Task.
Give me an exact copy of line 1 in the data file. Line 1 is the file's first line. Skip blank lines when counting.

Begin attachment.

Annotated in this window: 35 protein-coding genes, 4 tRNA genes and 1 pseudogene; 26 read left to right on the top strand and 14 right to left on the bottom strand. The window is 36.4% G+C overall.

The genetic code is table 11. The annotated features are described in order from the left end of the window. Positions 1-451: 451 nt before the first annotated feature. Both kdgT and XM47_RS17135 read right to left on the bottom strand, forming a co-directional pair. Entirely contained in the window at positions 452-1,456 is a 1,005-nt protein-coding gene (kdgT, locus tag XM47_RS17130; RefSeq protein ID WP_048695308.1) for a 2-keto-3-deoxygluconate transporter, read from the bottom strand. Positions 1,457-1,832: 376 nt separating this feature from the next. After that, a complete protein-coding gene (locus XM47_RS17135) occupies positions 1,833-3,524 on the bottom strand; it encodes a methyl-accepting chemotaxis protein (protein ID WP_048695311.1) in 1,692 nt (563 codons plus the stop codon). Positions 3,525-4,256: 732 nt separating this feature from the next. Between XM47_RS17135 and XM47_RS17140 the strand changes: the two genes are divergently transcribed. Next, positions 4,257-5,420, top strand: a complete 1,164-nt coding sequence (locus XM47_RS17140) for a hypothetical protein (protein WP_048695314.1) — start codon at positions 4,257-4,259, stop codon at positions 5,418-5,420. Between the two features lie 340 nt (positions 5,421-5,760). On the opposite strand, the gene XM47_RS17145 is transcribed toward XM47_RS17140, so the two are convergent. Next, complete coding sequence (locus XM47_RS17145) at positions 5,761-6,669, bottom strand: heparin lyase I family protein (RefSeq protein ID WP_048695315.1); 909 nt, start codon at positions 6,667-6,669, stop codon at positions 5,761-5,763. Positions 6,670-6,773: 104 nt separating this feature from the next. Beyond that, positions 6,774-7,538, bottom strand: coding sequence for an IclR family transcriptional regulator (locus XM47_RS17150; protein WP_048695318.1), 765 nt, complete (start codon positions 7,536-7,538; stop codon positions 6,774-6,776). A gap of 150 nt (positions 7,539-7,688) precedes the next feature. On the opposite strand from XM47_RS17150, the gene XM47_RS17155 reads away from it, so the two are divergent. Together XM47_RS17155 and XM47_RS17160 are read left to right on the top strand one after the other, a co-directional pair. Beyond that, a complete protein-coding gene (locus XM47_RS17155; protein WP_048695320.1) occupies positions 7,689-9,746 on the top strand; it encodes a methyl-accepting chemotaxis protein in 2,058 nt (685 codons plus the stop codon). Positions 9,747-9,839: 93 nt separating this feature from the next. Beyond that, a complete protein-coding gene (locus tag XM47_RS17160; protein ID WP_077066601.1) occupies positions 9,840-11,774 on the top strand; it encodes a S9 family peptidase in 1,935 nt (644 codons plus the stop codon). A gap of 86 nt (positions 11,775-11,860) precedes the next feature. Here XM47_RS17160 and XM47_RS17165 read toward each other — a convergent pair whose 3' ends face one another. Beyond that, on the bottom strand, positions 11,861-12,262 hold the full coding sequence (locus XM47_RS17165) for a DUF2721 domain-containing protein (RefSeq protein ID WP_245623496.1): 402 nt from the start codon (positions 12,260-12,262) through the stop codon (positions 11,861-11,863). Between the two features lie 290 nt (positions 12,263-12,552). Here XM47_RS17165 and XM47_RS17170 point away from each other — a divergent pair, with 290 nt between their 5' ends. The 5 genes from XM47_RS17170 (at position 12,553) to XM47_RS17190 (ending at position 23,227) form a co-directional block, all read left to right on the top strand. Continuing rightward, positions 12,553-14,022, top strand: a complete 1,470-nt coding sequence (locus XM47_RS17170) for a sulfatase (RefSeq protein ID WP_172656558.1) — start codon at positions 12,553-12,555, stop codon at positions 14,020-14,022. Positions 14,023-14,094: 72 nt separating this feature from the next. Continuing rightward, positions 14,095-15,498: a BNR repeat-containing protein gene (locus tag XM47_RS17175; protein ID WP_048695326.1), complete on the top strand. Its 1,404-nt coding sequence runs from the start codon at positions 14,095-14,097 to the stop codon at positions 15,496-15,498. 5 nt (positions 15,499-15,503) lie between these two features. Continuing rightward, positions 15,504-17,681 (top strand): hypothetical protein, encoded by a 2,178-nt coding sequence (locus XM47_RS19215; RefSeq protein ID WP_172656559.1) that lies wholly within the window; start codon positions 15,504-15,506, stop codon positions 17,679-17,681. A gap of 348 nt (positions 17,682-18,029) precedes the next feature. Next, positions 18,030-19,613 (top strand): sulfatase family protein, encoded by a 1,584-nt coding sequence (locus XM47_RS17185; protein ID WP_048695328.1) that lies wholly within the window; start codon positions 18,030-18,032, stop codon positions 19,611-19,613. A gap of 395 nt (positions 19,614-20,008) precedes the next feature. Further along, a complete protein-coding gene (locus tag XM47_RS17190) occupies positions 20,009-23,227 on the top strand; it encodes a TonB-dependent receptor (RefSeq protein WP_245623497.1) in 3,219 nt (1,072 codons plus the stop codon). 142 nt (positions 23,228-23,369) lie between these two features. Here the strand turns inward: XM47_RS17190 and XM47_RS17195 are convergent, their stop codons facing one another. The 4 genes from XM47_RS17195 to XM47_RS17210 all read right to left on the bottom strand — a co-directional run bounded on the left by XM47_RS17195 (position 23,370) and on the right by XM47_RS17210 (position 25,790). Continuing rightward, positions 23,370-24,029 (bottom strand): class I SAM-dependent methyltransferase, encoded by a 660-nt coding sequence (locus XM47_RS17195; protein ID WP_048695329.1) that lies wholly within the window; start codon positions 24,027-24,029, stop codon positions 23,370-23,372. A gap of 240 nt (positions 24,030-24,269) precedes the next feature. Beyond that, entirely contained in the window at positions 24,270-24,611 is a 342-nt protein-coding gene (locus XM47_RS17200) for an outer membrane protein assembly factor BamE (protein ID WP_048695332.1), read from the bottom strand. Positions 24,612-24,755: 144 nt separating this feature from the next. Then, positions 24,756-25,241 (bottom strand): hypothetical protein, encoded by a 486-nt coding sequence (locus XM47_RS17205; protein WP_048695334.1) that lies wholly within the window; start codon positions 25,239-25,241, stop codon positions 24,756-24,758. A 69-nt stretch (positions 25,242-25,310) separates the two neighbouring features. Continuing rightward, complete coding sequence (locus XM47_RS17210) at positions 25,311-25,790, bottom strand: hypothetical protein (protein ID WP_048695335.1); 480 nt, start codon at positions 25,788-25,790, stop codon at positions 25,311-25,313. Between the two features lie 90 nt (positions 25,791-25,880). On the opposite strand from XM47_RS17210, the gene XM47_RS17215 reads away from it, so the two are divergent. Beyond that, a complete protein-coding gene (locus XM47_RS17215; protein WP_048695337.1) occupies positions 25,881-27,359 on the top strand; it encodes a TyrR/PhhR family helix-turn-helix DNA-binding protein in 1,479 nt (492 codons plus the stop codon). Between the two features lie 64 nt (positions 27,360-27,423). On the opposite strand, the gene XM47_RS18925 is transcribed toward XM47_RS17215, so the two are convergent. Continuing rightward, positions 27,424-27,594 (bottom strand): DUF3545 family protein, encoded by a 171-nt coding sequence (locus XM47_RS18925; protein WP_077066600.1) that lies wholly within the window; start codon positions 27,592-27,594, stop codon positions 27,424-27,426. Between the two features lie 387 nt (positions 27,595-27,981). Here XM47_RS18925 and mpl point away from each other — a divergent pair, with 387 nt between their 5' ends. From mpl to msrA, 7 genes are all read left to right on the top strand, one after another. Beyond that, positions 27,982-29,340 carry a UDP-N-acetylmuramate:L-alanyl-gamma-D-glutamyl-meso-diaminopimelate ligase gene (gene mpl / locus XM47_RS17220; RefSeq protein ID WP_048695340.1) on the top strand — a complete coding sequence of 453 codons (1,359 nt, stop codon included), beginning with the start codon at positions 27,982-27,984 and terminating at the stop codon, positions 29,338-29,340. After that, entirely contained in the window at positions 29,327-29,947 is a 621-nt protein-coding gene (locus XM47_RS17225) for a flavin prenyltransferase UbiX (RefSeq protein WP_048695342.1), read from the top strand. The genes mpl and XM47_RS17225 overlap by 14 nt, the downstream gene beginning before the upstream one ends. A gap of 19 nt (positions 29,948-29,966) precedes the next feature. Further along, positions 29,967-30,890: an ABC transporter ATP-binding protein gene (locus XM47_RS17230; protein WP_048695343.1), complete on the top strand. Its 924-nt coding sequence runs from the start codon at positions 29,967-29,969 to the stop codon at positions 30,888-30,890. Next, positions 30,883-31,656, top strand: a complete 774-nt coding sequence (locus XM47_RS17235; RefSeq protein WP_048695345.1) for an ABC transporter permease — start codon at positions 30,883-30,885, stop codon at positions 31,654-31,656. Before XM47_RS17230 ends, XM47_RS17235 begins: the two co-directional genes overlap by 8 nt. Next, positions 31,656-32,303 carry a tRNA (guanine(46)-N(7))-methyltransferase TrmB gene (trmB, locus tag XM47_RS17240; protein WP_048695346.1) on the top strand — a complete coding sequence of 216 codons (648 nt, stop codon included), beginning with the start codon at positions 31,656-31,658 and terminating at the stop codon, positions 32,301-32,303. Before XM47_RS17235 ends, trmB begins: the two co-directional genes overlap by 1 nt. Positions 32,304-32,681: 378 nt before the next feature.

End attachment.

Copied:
Annotated in this window: 35 protein-coding genes, 4 tRNA genes and 1 pseudogene; 26 read left to right on the top strand and 14 right to left on the bottom strand. The window is 36.4% G+C overall.